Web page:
Sustained yield was the watchword in Montana and Washington, just as it had been in Cass Lake. The blueprint would be developed by Walter Meyer under the watchful eyes of Julius Neils’ youngest son, George. Meyer, a brilliant PhD mathematician, did all of the growth and yield calculations for the Libby and Klickitat lands on a slide rule and a ten key adding machine – a mind boggling feat considering the time required to input data from thousands of growth plots.

If Meyer made it look easy it was probably due to the fact that, by 1930, he well known in sustained yield circles in Portland and Seattle. He had co-authored the U.S. Forest Service’s legendary Technical Bulletin 201, a report that forest historians would later call the single most influential research publication ever produced in the Pacific Northwest. And it may well have been, if for no other reason than the fact that it provided the quantitative basis for development of forest growth simulation computer models that are still in use today.

Although Meyer did most of the calculations himself  he was assisted in his work by Richard McCardle, a PhD forestry graduate from the University of Michigan, whose name appears first on the report, probably because he arrived at the Forest Service’s Portland research station a year ahead of Meyers’ 1925 arrival. McCardle would go on to become chief of the Forest Service in 1952, Truman’s last year in the White House. Their amazing feat included a vast amount of information that had never before been displayed in report form: site index curves that related soil productivity to tree height and age; volume tables that told landowners when to cut, what species to cut and how much to cut; board foot and cubic foot volume yields by site class and utilization standard; and tree diameter distributions by site class.

The Meyer-McCardle collaboration made big news when it was published in October of 1930 because it proved beyond all doubt that it was possible to grow timber profitably if the west’s persistent wildfire problem could be controlled. That the study was based on data gathered from 2,052 sample plots in 216 tracts scattered across western Oregon and Washington gave it a kind of credibility with skeptical lumbermen that no other report had ever established. That the plots had been established in 1909 and thus provided 21 years of data sealed the deal in the minds of several timberland owners, including Julius Neils and his sons.

History doesn’t shed light on what the Neils family may have known about the Forest Service’s abiding interest in David Mason’s sustained yield ideas. But we do know that Mason’s friend and colleague, Bill Greeley, the third Chief of the Forest Service, started preaching the Gospel of Sustained Yield in 1917, three years before he was named Chief. We also know he continued to preach it after he took command of the old West Coast Lumbermen’s Association in 1928. So Mason’s ideas and their grounding in Meyer’s Technical Bulletin 201 could not have come as much of a surprise to the Neils family.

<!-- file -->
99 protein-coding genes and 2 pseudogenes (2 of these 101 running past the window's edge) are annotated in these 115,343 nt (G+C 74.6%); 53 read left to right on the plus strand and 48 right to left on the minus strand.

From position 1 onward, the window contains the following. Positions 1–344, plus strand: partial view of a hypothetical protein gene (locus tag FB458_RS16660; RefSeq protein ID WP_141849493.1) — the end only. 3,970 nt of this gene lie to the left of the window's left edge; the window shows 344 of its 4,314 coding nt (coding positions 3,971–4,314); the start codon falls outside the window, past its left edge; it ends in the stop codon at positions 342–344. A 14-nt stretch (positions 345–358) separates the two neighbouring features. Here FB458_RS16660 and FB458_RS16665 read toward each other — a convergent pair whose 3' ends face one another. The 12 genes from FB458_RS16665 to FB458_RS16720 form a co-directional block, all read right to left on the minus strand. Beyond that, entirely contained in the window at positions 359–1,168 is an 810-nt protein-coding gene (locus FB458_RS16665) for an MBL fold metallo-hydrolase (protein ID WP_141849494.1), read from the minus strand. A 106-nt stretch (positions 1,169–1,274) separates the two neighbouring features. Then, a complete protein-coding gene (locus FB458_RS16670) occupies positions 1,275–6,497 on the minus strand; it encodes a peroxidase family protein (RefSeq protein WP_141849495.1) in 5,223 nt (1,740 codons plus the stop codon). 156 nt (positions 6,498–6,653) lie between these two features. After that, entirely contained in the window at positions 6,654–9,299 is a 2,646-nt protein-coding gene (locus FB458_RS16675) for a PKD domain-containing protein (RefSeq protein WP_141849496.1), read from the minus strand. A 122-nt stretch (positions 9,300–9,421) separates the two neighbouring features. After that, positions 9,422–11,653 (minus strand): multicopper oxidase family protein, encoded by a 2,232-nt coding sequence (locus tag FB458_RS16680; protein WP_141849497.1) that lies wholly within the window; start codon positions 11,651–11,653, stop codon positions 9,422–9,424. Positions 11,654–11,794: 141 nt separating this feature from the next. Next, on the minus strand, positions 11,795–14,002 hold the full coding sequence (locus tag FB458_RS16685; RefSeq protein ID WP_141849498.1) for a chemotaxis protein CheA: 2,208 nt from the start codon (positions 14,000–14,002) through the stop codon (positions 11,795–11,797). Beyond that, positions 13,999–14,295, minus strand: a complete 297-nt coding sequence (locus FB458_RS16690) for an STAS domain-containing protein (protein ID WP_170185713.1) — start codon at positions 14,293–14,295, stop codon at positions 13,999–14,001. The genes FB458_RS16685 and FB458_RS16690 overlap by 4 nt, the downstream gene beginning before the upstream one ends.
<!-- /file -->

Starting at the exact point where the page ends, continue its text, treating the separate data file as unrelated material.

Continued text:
Given the Neils family paternalistic persona I suspect they were totally unprepared for – and possibly even embarrassed – by the public uproar that followed the Forest Service’s release of a 1942 Lincoln County report in which the agency announced that as soon as Congress passed the necessary enabling legislation it would ink an exclusive, non-competitive 60-year timber sale agreement with the J. Neils Montana operation. Congress obliged on March 29, 1944, ratifying the Sustained Yield Forest Management Act. Libby residents rejoiced at their good fortune while neighboring Troy residents prepared for war.

Harold and Lois Kaufman’s report concerning the proposed timber supply agreement between the Kootenai National Forest and the J. Neils Lumber Company – was released in March of 1946, a month after the raucous Mohawk hearings in Eugene, Oregon. Report. Toward the Stabilization and Enrichment of a Forest Community chided the Forest Service for its daring assumption that earmarking the cutting rights on 91 percent of the entire 2.2 million-acre Kootenai National Forest to a single entity. The industrial and social aspects of the decision were out of whack and needed to be revisited. Under pressure from elected officials who had previously been on the Mason bandwagon, the Forest Service quietly withdrew the proposal, thus relieving the Neils family of the embarrassment caused by their political miscalculations. Had they been willing to build a small mill in Troy, the Kaufman’s might well have endorsed their cooperative agreement with the Forest Service.

In the end, it probably did not matter that much to the Neils family. Walter Meyer had completed their 100-year timber management plan for their northwest Montana lands and they were clearly in a position to buy a timber sale offered on the Kootenai National Forest.

Paul Neils shut down the family’s Cass Lake, Minnesota sawmill in 1923. Business was booming in Libby and the new Klickitat mill needed more attention than expected. With Walter and George in Libby, he chose to open an office in downtown Portland, which was fast becoming the financial center for the west’s lumber companies. He would assume leadership of the company after J. Neils died in 1933. He must have been a very astute businessman because the company continued to operate during the Great Depression. The family lost about $300.000 between 1931  and 1933, but not a single Neils employee lost his job.